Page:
Byline: Kara Rowland, THE WASHINGTON TIMES
Doug Wilkes jumps into the open passenger window of an SUV and aims his 50-pound camera backward along Rock Creek Parkway.
The veteran WTTG-TV cameraman is recording the perennial traffic jam on the scenic Northwest road for a story with reporter Beth Parker. He is hanging out the window of the Fox 5 vehicle, looking for the perfect shot.
After interviewing frustrated motorists in their cars, the team spots two women on their lunch break walking along the trail. Mr. Wilkes sprints ahead to catch the pair moving against the gridlock in the background.
"That'll be the set-up shot. That's the shot I was waiting for," he says.
Mr. Wilkes, 50, has worked at the D.C. Fox affiliate since 1983 and has been in the TV news business even longer. The D.C. resident is a household name among the city's TV crews. He has racked up 12 Emmys, been named White House Television Photographer of the year four times and, most recently, won a Silver Circle award from the local chapter of the National Academy of Television Arts and Sciences honoring his 25 years in the business.
"On day one, I knew this was my calling," Mr. Wilkes says. "Not knowing what your day was going to be, then the mad rush to get it on the air... and then the show's over and you got it all on It was very satisfying. And then it starts all over the next day."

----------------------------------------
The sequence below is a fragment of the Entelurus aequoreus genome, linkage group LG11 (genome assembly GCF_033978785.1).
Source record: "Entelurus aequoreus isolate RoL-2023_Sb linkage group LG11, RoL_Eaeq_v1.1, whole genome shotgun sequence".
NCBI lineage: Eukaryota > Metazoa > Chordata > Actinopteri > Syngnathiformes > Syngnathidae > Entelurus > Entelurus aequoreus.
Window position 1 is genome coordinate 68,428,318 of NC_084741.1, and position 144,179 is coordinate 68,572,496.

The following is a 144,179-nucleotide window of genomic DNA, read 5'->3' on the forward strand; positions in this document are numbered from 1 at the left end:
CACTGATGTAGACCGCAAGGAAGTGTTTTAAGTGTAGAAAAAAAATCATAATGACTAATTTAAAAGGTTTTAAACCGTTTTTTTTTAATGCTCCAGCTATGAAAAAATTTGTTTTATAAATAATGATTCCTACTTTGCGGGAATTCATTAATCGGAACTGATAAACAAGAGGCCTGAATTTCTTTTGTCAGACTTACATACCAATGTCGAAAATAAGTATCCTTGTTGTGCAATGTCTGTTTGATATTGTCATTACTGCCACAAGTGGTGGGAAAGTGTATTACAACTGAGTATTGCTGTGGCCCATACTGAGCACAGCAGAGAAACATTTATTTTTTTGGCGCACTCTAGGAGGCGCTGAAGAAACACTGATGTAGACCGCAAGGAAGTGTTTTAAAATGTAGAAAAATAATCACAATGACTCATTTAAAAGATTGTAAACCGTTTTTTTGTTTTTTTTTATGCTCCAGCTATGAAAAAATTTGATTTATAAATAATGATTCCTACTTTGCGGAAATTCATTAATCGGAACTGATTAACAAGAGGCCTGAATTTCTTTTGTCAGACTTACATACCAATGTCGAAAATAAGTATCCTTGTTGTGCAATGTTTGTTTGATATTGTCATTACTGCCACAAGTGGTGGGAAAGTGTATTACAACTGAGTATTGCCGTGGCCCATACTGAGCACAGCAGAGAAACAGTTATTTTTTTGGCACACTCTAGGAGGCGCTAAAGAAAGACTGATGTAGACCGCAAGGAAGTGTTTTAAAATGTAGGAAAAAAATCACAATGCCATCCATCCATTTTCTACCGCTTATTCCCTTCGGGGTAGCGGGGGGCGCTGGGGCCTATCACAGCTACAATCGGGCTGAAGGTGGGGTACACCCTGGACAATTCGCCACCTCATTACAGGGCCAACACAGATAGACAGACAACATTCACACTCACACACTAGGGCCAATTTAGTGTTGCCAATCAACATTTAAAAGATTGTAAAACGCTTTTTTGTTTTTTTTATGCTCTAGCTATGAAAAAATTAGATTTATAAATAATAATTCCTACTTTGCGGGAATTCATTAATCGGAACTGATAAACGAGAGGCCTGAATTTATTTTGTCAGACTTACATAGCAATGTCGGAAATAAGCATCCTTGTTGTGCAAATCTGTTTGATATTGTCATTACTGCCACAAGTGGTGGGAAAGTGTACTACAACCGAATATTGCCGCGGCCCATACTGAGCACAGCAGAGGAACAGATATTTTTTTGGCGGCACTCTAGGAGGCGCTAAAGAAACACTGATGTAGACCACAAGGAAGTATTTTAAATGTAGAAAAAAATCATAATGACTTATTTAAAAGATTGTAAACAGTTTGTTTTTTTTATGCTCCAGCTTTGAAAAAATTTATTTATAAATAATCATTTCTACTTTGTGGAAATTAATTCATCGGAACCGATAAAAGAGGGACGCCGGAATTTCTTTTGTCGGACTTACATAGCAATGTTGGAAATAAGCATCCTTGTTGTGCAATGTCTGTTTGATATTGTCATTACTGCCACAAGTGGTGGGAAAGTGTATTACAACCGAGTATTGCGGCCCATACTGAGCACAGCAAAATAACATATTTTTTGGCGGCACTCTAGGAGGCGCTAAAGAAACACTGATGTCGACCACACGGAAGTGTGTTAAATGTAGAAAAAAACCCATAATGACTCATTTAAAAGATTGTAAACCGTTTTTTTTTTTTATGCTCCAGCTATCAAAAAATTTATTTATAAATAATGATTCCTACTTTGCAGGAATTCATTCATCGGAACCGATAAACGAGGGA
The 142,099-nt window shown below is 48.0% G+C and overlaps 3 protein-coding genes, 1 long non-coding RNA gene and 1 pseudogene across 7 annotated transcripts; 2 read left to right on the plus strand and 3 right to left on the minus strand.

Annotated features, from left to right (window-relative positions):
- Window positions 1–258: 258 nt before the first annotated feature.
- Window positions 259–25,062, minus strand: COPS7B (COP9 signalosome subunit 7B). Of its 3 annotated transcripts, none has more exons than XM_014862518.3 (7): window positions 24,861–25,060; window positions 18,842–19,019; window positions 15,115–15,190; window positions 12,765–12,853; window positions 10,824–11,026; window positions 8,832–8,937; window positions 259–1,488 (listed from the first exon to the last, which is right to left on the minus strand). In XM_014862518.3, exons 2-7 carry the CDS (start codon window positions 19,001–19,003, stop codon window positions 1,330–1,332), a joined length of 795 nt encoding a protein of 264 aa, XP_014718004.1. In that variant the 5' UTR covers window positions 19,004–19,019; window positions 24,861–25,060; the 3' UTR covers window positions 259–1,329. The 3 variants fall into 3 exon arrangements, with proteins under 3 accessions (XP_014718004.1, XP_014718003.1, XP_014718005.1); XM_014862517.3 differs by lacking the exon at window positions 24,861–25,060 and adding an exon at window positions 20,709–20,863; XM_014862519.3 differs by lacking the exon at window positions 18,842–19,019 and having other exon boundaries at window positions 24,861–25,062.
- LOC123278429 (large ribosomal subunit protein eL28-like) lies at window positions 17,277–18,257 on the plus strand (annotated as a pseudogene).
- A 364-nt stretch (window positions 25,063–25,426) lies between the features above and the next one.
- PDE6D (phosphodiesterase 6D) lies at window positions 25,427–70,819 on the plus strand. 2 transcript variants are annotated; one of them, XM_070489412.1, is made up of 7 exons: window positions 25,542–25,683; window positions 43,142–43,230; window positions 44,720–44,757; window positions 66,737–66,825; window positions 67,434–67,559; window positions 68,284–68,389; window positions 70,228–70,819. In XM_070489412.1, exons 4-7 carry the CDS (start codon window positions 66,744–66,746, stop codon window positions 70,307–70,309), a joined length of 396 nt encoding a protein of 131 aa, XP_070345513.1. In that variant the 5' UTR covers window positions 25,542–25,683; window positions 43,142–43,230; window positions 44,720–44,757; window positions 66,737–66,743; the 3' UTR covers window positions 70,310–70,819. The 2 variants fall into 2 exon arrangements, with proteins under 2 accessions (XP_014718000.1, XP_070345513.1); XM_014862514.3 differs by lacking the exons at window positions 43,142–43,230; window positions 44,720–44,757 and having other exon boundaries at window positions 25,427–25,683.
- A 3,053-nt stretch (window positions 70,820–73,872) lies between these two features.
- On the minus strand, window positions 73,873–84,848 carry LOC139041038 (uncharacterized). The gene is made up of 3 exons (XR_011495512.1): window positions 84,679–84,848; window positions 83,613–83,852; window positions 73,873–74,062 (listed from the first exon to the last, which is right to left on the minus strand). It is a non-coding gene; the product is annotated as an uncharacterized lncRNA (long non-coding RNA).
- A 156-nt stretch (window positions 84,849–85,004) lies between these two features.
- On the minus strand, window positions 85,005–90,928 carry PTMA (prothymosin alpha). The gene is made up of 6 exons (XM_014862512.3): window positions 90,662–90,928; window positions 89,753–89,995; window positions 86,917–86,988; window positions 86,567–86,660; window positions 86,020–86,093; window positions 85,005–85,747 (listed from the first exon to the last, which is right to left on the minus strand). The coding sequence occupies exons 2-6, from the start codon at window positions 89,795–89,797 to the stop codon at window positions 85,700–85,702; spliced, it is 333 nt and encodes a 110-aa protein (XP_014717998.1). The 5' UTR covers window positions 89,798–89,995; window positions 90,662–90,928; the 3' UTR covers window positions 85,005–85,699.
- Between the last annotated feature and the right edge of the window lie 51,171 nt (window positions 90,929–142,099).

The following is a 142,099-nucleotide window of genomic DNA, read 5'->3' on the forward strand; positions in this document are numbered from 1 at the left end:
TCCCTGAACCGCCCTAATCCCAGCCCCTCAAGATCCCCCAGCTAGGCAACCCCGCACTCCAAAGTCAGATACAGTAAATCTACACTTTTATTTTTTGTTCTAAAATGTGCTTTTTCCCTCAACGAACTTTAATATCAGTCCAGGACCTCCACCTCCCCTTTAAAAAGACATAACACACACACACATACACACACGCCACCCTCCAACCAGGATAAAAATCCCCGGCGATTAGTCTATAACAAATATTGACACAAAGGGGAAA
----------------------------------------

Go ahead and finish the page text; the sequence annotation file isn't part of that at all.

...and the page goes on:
Mr. Wilkes got started in the news business by chance. As a student at Allegheny College, he was told he was taking too few credits to dive for the swim team. Rather than sign up for another course, he applied for an internship at the CBS affiliate in Erie, Pa., which counted as class credit.
After he graduated, he took a job as a radio disc jockey, but he kept in touch with Channel 35 in Erie, eventually making his way back as a reporter. After about a year and a half, Mr. Wilkes realized he was a better cameraman than a reporter, and took a job in Buffalo, N.Y., as a shooter/editor. One year later, he arrived at WTTG.
"You're documenting things that are important to people's lives," he says. "What could be better than this?"
On a typical day, Mr. Wilkes is in the office well before his 9 a.m. weekday shift begins, preparing his gear. He checks a white board in the newsroom to see what his assignment is and with which reporter he'll be working.
Typically, Mr. Wilkes says, a news story might revolve around some kind of planned event, and the reporter decides what other shots or interviews - be it "stand-ups" with a source or "man on the street" - are needed to supplement the story. …